Lunch is a productivity ball-and-chain. After a hearty meal, I’m an afternoon work zombie, struggling through mental fog in search of a place to nap. To free myself from this fate, I replaced my 30-minute lunch with a 3-mile run. It was a resounding success: I was far (far) more alert.
I measured my hunch on a Stanford-designed test of mental focus, specifically designed for quantified health nuts like myself. Indeed, my afternoon mental focus after a run was about 11% higher, compared to a healthy lunch that tanked my mind by about 9%.
The popular academic way to test cognitive focus is with a series of reaction-time tests. For example, one test measures how fast you can pair nonsense symbols with numbers (picture below). A circle with a dot may be “3” on the keypad, while an arrow could be “9.” As soon as the symbol flashes on the screen, you’re supposed to press the associated number. After 20 seconds, you’re only going to maintain my speed if you’re alert.
The Experiment: Workout vs. Lunch
Last Friday, I took a sweaty 3-mile run through the hills and valleys of San Francisco’s historic Mission District. It wasn’t just any run—it’s a protocol designed to increase endurance by maintaining a heart rate that is just shy of a sprint (a so-called “tempo run”). Because I know that high-intensity exercise has a greater impact on cognitive focus, I needed to push myself. My coaches at Breakaway Performance Labs found that I needed to maintain a heart rate of 168-178 beats/min. So, for 25 minutes (or exactly as long as it takes me to run to Whole Foods), I ran like the dickens.
Other than a coconut water to replenish my blood sugar, I was food-free from 11 a.m. to 4 p.m. I tested myself at quantified-mind before and after my run, because I needed to baseline my mental focus for that specific day (sleep and other factors can influence overall focus day-to-day).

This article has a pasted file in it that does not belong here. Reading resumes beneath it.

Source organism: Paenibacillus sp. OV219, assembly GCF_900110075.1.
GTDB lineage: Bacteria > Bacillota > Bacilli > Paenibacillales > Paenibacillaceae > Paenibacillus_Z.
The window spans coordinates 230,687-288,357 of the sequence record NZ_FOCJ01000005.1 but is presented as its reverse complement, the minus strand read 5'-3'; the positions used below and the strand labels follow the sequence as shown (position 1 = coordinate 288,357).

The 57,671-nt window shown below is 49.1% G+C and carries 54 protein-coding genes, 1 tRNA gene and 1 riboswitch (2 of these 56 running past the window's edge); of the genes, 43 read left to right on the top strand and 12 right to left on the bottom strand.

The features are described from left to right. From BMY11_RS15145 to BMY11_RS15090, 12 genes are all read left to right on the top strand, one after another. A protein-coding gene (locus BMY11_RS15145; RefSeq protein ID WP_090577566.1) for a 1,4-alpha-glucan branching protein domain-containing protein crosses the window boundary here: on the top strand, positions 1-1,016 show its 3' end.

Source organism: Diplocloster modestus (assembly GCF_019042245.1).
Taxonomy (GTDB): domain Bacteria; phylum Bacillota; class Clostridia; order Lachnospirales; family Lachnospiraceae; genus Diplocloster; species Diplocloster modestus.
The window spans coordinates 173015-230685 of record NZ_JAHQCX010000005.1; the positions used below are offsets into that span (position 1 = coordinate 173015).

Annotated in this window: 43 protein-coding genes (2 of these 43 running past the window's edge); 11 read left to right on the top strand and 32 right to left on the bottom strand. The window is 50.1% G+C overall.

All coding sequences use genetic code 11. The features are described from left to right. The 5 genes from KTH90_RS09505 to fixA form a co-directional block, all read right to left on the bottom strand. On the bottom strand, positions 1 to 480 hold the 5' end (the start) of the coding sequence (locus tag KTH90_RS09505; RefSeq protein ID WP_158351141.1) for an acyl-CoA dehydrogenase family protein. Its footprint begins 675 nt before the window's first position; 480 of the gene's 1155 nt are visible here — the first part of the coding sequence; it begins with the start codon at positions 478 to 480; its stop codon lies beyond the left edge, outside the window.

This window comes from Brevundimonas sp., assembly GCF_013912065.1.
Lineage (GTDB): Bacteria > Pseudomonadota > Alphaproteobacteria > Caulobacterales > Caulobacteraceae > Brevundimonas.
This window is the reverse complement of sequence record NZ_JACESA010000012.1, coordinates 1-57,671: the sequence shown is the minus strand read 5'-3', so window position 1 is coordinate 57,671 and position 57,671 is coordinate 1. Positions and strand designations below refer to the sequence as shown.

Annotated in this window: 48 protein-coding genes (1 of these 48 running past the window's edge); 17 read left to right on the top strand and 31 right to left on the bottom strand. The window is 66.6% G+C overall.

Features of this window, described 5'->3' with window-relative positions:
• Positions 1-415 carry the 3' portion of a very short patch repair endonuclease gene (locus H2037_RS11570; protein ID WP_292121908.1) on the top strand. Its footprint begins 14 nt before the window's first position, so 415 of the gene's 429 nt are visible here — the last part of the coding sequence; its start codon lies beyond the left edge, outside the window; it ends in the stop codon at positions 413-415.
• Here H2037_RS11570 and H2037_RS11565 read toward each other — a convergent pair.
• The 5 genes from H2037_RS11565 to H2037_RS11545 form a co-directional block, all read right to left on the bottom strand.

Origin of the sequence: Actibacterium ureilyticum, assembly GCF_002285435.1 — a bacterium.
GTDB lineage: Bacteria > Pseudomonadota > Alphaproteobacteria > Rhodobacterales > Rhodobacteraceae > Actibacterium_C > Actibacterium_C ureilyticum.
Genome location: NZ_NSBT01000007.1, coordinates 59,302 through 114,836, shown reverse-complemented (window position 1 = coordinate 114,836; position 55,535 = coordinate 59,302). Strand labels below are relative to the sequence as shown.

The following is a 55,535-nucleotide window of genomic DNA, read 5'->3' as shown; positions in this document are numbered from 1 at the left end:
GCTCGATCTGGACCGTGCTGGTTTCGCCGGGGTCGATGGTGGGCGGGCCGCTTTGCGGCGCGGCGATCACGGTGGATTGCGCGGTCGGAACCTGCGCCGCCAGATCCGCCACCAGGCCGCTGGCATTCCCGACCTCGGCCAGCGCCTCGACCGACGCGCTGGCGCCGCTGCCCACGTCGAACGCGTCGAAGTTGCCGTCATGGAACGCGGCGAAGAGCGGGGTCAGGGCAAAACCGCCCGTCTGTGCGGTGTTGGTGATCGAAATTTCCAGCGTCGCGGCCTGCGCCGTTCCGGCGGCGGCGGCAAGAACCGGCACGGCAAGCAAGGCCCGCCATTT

“After lunch, I literally had to take a nap before I could write this article.”
On lunch day, I took a pleasant stroll to the famous Ferry Building farmer’s market—not just because I needed to do my grocery shopping, but also because I needed to control variables (sunlight, for example) and simulate the effect of leaving work to pick up some grub. The blue spectrum of light—especially sunlight—increases cognitive focus. It’s possible that any positive effect from my run was mostly due to sunlight. (If so, I would just need to take my laptop outside and avoid the nasty workout!)
To pre-empt naysayers who think that a healthy lunch boosts productivity, I selected the most nutritious foods I could: 12 ounces of fresh- caught pacific tuna, a local avocado, and a “raw” parfait, which consisted of buckwheat, strawberries, and a ripe banana. I was a vitamin-munching machine.
Compared to this day at the farmer’s market, my post-run high felt like a sweet injection of coffee—I was filled with a surge of energy. After lunch, I literally had to take a nap before I could write this article.
The results line up with my intuition. Compared to lunch, exercise boosted my reaction time test 13% and my short-term working memory by 7%. After lunch, I entered a mental haze: reaction times dropped 12% and short-term memory 11%.
I am not convinced that eating throughout the day is the best for health or productivity, and there’s a fierce debate within the medical community about if and when time of consumption matters. (Note: I did not eat fewer calories per day. I just changed when I ate them.) As with all self-experiments, readers will need to judge what works best for themselves—and with a licensed physician. (Both my exercise and diet come with the oversight of professionals.)
So, the prince in the old saying “eat breakfast like a king, lunch like a prince, and dinner like a pauper” might need to retire.